Campground Owner Claims "I Was Naive" About Music Fest Noise
About 100 people complained to the Clallam County sheriff’s office about noise emanating from a 36-hour music festival at the KOA Campground on O’Brien Road east of Port Angeles, Wash.
By Sunday morning (June 17), the thumping bass from “DJ Jungle Fever” had faded away, and there were few physical traces that a crowd of hundreds had been partying there, the Peninsula Daily reported.
But animosity from the Friday-through-Sunday event that rattled windows and nerves of nearby property owners remained.
Deputies, however, said they did all they could within the confines of the law, which does not include a noise ordinance for commercial sound systems.
“We put a presence into the KOA campground as much as possible,” Clallam County Undersheriff Ron Peregrin said Sunday.
Deputies asked the entertainers to keep the volume down, he said, but to little avail.
“When we left, it would start creeping back up again,” he said of the volume.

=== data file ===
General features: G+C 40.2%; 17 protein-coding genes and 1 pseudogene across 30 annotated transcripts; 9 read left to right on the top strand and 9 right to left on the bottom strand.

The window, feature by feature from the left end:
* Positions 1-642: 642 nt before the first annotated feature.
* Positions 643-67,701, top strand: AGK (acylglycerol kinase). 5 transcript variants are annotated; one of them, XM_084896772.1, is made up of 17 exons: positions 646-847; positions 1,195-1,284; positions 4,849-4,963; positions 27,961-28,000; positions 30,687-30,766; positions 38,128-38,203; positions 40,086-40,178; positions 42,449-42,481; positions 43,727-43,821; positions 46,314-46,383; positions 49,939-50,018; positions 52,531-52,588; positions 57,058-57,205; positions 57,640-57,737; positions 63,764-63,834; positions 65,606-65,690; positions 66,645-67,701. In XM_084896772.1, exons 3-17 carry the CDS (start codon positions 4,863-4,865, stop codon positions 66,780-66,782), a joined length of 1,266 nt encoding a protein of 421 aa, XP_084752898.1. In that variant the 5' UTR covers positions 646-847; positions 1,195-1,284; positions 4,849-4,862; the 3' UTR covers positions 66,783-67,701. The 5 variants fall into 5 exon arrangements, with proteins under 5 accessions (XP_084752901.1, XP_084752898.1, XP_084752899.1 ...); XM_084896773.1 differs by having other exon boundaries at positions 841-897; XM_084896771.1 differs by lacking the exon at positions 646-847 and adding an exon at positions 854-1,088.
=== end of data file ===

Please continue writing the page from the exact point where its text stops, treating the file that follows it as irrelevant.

Peregrin said that since the crowd was less than 1,000 people, the festival did not require a permit.
“It gave the county government very little leverage to deal with them.”
Peregrin said that if the sheriff’s office had simply shut down the festival, the county could have been sued by the promoters for lost revenue.
That left them no other option than to just talk with affected residents.
“Once I explained to them what we had to work with, they were pretty understanding,” he said.
Peregrin said the event was otherwise peaceful, with no medical calls, no arrests and only one theft reported.
Event organizer, who gave his name as “Capt. Kimball,” said he measured the sound level at the campground and found it to be as low as 12 decibels.
“Friday night, we were ordered to turn it down by the owners because there were too many complaints,” he said, adding that he complied immediately but was then asked to turn the volume down even more.
“When we turned it down the second time, my Friday night headliners left,” he said.
Kimball said he followed all the rules and was “sad” that people were upset at his legal business venture.
Peregrin said the KOA management did not plan on hosting similar events.
“It was not a pleasant experience for them,” Peregrin said.
KOA co-owner Rochelle FitzGerald expressed regret for the noise inflicted on her neighbors.
"I was naive,” she said.